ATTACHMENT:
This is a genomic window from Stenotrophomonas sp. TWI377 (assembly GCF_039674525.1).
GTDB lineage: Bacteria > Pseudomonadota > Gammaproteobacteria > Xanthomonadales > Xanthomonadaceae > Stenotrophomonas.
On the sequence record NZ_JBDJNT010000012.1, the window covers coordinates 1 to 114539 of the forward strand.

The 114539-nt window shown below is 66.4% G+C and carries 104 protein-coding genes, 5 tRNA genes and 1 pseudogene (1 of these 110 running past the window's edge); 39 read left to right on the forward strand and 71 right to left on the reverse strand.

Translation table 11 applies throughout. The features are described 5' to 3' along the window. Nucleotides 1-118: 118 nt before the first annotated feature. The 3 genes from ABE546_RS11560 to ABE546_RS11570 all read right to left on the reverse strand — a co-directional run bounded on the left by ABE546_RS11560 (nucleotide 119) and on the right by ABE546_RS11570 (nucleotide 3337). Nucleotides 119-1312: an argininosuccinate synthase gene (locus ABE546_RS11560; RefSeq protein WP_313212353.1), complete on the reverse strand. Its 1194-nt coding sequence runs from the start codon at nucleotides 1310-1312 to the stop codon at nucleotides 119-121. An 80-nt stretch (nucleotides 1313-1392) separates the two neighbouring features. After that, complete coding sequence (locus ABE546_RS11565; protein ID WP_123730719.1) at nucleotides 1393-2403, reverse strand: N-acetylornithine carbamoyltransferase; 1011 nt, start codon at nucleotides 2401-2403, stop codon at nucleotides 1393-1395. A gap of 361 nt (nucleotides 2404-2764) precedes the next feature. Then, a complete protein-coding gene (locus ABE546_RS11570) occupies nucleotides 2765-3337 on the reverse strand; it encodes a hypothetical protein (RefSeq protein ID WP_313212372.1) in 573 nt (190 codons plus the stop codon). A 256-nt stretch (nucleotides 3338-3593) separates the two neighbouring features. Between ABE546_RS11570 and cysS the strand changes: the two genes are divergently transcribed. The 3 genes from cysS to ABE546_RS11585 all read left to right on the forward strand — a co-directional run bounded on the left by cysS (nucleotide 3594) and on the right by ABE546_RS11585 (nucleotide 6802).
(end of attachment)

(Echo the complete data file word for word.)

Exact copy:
This is a genomic window from Stenotrophomonas sp. TWI377 (assembly GCF_039674525.1).
GTDB lineage: Bacteria > Pseudomonadota > Gammaproteobacteria > Xanthomonadales > Xanthomonadaceae > Stenotrophomonas.
On the sequence record NZ_JBDJNT010000012.1, the window covers coordinates 1 to 114539 of the forward strand.

The 114539-nt window shown below is 66.4% G+C and carries 104 protein-coding genes, 5 tRNA genes and 1 pseudogene (1 of these 110 running past the window's edge); 39 read left to right on the forward strand and 71 right to left on the reverse strand.

Translation table 11 applies throughout. The features are described 5' to 3' along the window. Nucleotides 1-118: 118 nt before the first annotated feature. The 3 genes from ABE546_RS11560 to ABE546_RS11570 all read right to left on the reverse strand — a co-directional run bounded on the left by ABE546_RS11560 (nucleotide 119) and on the right by ABE546_RS11570 (nucleotide 3337). Nucleotides 119-1312: an argininosuccinate synthase gene (locus ABE546_RS11560; RefSeq protein WP_313212353.1), complete on the reverse strand. Its 1194-nt coding sequence runs from the start codon at nucleotides 1310-1312 to the stop codon at nucleotides 119-121. An 80-nt stretch (nucleotides 1313-1392) separates the two neighbouring features. After that, complete coding sequence (locus ABE546_RS11565; protein ID WP_123730719.1) at nucleotides 1393-2403, reverse strand: N-acetylornithine carbamoyltransferase; 1011 nt, start codon at nucleotides 2401-2403, stop codon at nucleotides 1393-1395. A gap of 361 nt (nucleotides 2404-2764) precedes the next feature. Then, a complete protein-coding gene (locus ABE546_RS11570) occupies nucleotides 2765-3337 on the reverse strand; it encodes a hypothetical protein (RefSeq protein ID WP_313212372.1) in 573 nt (190 codons plus the stop codon). A 256-nt stretch (nucleotides 3338-3593) separates the two neighbouring features. Between ABE546_RS11570 and cysS the strand changes: the two genes are divergently transcribed. The 3 genes from cysS to ABE546_RS11585 all read left to right on the forward strand — a co-directional run bounded on the left by cysS (nucleotide 3594) and on the right by ABE546_RS11585 (nucleotide 6802).